Again we commit the changes with a commit.

hg commit -m "Added Switch and modified Router"

Now what if we change both the router config and the switch config?

braaen@brian:/media/keys/configs/customer1$ cat ~/gw.customer1.net > gw.customer1.net
braaen@brian:/media/keys/configs/customer1$ cat ~/sw.customer1.net > sw.customer1.net
braaen@brian:/media/keys/configs/customer1$ hg stat
M customer1/gw.customer1.net
M customer1/sw.customer1.net

if we just for an hg di without specifying a file we see the diffs for both files.
braaen@brian:/media/keys/configs/customer1$ hg di
diff -r 1bc48f053ee9 customer1/gw.customer1.net
--- a/customer1/gw.customer1.net Tue Jul 10 13:08:47 2012 -0400
+++ b/customer1/gw.customer1.net Tue Jul 10 13:10:57 2012 -0400
@@ -8,7 +8,7 @@
no service pad
service timestamps debug datetime msec
service timestamps log datetime msec
-service password-encryption
+no service password-encryption
!
hostname gw.customer1.net
!
diff -r 1bc48f053ee9 customer1/sw.customer1.net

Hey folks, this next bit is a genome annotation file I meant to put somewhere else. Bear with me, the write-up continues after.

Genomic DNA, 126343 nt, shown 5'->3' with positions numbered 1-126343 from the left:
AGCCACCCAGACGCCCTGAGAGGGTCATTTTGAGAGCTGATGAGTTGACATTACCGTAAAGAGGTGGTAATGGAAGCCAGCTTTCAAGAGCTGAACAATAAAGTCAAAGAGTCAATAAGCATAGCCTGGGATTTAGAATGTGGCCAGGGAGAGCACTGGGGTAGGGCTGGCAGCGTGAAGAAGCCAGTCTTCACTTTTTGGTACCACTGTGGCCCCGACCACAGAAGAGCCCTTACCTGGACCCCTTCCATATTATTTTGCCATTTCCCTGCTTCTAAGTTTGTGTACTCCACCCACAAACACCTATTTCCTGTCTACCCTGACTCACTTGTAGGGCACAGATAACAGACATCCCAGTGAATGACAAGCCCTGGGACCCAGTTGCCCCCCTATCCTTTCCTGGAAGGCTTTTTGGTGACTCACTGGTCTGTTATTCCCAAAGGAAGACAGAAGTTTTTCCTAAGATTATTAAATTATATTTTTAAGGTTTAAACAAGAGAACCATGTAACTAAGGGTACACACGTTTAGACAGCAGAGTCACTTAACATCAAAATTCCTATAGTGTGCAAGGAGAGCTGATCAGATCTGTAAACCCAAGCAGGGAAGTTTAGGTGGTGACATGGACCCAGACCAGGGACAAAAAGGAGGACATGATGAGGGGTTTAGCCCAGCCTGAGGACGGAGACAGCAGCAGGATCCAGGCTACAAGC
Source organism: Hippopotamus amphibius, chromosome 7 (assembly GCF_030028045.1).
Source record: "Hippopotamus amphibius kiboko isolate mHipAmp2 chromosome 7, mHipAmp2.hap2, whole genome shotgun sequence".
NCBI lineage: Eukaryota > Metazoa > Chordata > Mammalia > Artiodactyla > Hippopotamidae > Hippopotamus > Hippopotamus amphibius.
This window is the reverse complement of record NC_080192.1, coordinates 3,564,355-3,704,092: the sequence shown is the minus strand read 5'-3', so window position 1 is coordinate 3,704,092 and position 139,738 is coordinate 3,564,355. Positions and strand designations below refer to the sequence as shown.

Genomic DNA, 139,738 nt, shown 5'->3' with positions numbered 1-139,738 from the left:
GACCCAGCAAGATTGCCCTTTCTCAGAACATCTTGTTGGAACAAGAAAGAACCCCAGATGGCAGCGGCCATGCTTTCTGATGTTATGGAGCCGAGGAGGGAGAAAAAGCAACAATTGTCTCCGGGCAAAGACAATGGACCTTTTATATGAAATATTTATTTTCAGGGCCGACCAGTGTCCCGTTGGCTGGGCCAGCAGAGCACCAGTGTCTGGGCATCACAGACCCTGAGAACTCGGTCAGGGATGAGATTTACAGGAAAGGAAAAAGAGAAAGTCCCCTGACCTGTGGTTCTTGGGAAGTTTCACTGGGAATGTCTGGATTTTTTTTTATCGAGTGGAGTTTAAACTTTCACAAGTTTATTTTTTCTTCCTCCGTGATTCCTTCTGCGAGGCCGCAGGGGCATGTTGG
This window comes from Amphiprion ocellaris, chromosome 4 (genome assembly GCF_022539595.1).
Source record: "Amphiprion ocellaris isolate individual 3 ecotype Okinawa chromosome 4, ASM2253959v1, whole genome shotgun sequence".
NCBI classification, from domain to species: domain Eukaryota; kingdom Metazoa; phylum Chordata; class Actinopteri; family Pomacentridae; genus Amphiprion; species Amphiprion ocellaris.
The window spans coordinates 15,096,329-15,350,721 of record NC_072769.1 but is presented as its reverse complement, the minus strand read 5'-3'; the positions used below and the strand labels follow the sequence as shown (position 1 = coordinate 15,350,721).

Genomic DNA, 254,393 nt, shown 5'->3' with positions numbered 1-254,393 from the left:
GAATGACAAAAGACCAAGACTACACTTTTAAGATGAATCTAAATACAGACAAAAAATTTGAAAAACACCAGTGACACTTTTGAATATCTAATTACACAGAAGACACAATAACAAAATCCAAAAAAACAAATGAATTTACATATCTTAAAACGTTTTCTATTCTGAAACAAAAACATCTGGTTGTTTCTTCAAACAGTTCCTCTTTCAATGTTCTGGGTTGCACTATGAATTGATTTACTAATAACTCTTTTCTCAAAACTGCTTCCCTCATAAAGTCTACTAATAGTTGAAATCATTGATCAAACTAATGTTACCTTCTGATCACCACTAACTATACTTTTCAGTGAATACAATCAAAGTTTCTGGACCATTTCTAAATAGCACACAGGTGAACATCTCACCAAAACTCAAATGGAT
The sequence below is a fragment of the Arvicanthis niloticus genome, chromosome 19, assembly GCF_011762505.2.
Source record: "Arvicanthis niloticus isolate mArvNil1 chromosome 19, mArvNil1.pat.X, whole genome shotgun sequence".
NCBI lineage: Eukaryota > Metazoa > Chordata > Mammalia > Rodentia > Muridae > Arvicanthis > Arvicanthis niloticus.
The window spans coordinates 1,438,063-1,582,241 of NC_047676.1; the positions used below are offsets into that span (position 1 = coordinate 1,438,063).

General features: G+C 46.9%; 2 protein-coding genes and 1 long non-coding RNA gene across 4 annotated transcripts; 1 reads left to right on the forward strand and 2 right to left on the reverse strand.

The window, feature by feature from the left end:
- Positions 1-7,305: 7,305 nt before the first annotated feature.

--- a/customer1/sw.customer1.net Tue Jul 10 13:08:47 2012 -0400
+++ b/customer1/sw.customer1.net Tue Jul 10 13:10:57 2012 -0400
@@ -7,7 +7,7 @@
no service pad
service timestamps debug datetime localtime
service timestamps log datetime localtime
-no service password-encryption
+service password-encryption
!
hostname sw.customer1.net
!

There are many other things that mercurial can be used for besides router configs, but this intoduction was just intended to demonstraigt a few advantages of using Mercurial to track configuration changes. For a more through introduction to Mercurial you can visit hginit.com or the Mercurial homepage. You can find Mercurial hosting plans at Bitbucket.